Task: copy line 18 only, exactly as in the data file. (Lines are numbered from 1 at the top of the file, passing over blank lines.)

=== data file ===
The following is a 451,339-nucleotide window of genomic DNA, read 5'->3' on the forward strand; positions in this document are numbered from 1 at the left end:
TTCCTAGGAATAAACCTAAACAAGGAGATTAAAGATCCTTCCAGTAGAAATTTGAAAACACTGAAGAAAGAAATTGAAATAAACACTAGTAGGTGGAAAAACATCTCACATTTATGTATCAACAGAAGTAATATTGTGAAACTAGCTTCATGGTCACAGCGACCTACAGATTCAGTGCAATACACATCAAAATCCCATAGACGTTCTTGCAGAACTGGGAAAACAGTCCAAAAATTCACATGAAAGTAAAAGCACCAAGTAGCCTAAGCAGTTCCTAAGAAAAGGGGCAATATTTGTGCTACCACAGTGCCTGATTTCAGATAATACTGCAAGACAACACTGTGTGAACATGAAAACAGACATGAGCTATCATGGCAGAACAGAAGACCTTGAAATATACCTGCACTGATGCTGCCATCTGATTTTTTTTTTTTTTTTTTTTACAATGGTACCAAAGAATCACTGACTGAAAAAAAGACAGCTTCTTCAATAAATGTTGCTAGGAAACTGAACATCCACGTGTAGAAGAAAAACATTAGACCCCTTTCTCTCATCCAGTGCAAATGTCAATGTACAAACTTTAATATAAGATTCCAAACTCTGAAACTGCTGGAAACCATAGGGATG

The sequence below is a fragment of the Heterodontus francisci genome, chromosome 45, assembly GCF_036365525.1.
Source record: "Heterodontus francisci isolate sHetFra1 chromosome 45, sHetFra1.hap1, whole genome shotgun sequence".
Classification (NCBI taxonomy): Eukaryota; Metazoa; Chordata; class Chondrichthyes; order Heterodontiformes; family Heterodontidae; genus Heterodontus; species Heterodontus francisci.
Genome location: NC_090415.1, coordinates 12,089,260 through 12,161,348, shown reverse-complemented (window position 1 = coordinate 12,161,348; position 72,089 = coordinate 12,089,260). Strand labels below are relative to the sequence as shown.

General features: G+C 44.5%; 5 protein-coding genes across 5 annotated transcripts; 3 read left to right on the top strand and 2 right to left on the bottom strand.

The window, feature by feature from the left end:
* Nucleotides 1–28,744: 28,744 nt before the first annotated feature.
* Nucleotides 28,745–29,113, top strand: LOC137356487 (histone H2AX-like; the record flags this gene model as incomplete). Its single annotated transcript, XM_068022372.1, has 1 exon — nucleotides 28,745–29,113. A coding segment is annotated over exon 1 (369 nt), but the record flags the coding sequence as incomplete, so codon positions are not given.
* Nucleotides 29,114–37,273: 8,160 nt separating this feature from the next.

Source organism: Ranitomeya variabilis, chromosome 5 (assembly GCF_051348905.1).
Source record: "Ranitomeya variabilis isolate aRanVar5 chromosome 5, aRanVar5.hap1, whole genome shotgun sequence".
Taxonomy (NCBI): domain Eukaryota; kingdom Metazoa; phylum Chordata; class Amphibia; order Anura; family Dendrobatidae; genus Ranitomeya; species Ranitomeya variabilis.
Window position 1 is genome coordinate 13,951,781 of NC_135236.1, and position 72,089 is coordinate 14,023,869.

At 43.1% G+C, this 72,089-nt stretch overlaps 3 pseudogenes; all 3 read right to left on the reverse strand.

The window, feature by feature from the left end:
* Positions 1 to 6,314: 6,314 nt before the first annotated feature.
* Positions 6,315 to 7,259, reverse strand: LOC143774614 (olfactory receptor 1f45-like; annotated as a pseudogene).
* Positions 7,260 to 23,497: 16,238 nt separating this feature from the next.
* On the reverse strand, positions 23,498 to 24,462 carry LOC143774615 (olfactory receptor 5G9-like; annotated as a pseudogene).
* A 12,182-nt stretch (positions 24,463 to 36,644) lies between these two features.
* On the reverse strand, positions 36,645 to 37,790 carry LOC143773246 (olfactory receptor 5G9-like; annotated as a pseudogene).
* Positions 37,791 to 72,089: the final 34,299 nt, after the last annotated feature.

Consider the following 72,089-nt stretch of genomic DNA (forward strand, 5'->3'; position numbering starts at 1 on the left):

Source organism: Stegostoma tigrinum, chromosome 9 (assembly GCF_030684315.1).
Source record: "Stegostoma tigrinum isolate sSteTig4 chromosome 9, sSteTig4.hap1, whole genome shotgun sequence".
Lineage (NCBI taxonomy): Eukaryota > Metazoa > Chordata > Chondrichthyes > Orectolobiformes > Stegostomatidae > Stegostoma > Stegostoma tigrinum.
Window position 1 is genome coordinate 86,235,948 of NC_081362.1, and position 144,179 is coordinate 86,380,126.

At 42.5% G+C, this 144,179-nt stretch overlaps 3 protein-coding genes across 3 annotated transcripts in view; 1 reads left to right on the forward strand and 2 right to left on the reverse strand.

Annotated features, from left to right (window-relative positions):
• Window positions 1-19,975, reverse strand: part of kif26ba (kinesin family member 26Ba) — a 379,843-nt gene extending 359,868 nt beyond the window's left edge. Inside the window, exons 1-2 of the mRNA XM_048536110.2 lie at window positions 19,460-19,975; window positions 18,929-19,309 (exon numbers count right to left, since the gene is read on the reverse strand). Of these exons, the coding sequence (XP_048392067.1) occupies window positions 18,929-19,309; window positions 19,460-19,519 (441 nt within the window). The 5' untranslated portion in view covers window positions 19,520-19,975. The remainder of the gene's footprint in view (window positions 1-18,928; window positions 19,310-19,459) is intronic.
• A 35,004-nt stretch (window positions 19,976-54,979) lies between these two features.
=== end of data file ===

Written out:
* Positions 1 to 6,314: 6,314 nt before the first annotated feature.